Every year, as another business anniversary passes, it seems a bit more unbelievable than the last. Some years, the day passes like any other, among a flurry of tasks, emails, reminders, and notifications. Suddenly, it’s late April, and I’m left wondering where the time has gone. I feel a little sad that I didn’t give myself a proper pat on the back the day of, for another year of actually doing the damn thing. But I settle for a belated self congratulations and keep moving along.
This year finds me in a more reflective state. Maybe seven feels a more significant, more monumental number than the others. Maybe it’s just that I’m in one of those periods in life where I don’t know exactly what the future looks like, so I’m just naturally more reflective. Whatever the case, here I am, acknowledging a business anniversary at the proper time. (It was Monday, and I celebrated by putting some love into this neglected website and relaunching it, followed by some quality time on the sofa binging Game of Thrones.)
When I first started this business, I thought my path forward was straight. I was under no illusions that it would take a lot of hard work to get things off the ground, but I knew I could do the work. Though there were many breakdowns, what kept me going was this crazy faith that my hard work would pay off. Eventually, it did.
What I failed to understand was that I was traveling toward a final destination that didn’t exist. I equated my work paying off with my work providing permanent stability. I didn’t account for changes in the industry, and more importantly, changes in myself.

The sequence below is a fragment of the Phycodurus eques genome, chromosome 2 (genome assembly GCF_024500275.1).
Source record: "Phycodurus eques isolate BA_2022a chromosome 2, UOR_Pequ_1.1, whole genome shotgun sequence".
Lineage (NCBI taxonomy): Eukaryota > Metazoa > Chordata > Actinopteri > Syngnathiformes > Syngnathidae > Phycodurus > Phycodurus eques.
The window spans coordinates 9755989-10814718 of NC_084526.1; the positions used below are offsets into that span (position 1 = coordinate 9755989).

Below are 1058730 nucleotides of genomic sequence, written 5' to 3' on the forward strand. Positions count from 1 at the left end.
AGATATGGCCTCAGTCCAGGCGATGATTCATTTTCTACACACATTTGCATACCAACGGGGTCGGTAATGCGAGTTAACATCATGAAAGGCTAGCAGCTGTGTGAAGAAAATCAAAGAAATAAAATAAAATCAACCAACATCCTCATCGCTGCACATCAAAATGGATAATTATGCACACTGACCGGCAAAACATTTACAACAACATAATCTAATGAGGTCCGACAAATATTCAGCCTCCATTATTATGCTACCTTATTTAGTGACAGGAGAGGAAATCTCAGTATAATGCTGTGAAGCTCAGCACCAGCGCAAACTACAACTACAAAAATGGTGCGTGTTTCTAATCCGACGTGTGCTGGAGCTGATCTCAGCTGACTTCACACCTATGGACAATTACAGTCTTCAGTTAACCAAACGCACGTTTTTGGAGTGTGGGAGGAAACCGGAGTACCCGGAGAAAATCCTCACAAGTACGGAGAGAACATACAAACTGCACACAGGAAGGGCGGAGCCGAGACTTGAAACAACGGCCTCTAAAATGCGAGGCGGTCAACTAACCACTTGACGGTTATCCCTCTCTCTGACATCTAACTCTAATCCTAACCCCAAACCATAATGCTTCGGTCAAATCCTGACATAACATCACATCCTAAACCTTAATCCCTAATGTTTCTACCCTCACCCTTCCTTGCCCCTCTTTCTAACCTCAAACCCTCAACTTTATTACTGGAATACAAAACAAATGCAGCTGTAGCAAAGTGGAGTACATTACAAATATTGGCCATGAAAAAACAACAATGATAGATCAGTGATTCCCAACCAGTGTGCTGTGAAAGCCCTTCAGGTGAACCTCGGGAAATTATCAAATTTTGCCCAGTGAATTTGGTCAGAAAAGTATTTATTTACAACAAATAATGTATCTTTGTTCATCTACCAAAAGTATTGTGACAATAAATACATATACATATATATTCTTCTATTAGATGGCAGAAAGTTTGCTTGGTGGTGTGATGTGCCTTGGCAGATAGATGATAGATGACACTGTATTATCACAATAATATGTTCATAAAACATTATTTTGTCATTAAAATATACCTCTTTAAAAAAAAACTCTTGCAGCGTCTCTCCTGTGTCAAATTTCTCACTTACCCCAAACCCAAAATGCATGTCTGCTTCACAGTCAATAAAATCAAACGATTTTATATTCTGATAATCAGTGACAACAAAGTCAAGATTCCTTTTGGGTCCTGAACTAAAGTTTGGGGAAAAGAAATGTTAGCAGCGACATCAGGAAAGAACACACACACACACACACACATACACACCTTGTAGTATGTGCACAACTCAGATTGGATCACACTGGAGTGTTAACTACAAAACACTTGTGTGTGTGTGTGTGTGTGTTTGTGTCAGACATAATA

I didn’t account for my passion becoming a job.
That’s something they don’t put on coffee mugs. After seven years, doing what you love feels like a job. To be clear: I still love what I do, and I’m grateful to do it. Some days I love my work so much I can’t believe I earn money doing it. But that love no longer sustains me in the same way. I can’t power through the work for 12 hours a day as I did in the beginning (though that could also be because I’ve aged seven years with the eyesight and carpal tunnel to prove it).
One thing I always come back to is the spiral staircase analogy, which I heard from Nathalie Lussier at a conference she hosted several years ago. We think that we’re moving along a straight path, but the reality is that business (and life!) is more cyclical than that. We often feel like we’re back where we started, or dealing with things we should have already dealt with.
But when you think about a spiral staircase, though your position feels the same, you’re actually a level up from where you were before. You know more now than you have ever known before. You have more experiences to draw upon.
Things have come full circle for me here in my business and blog. I spent the last few years focusing on web development only, and am now offering design services again, which is what my business was built on in the first place. I’ve been feeling the familiar itch to blog again, simply to share for the sake of sharing, whatever’s on my mind, just as I did when I first started this blog. (I have my theme shop customers to thank for that, seeing their excitement for blogging reminded me why I loved it in the first place.)
It feels like starting over. And yet I know that I’m leaps and bounds ahead of where I started. I still don’t know where my path leads, and I don’t know that any of us ever will. But if I’ve learned anything over the years, continuing to do the things I love hasn’t steered me wrong yet (even if sometimes it feels like work).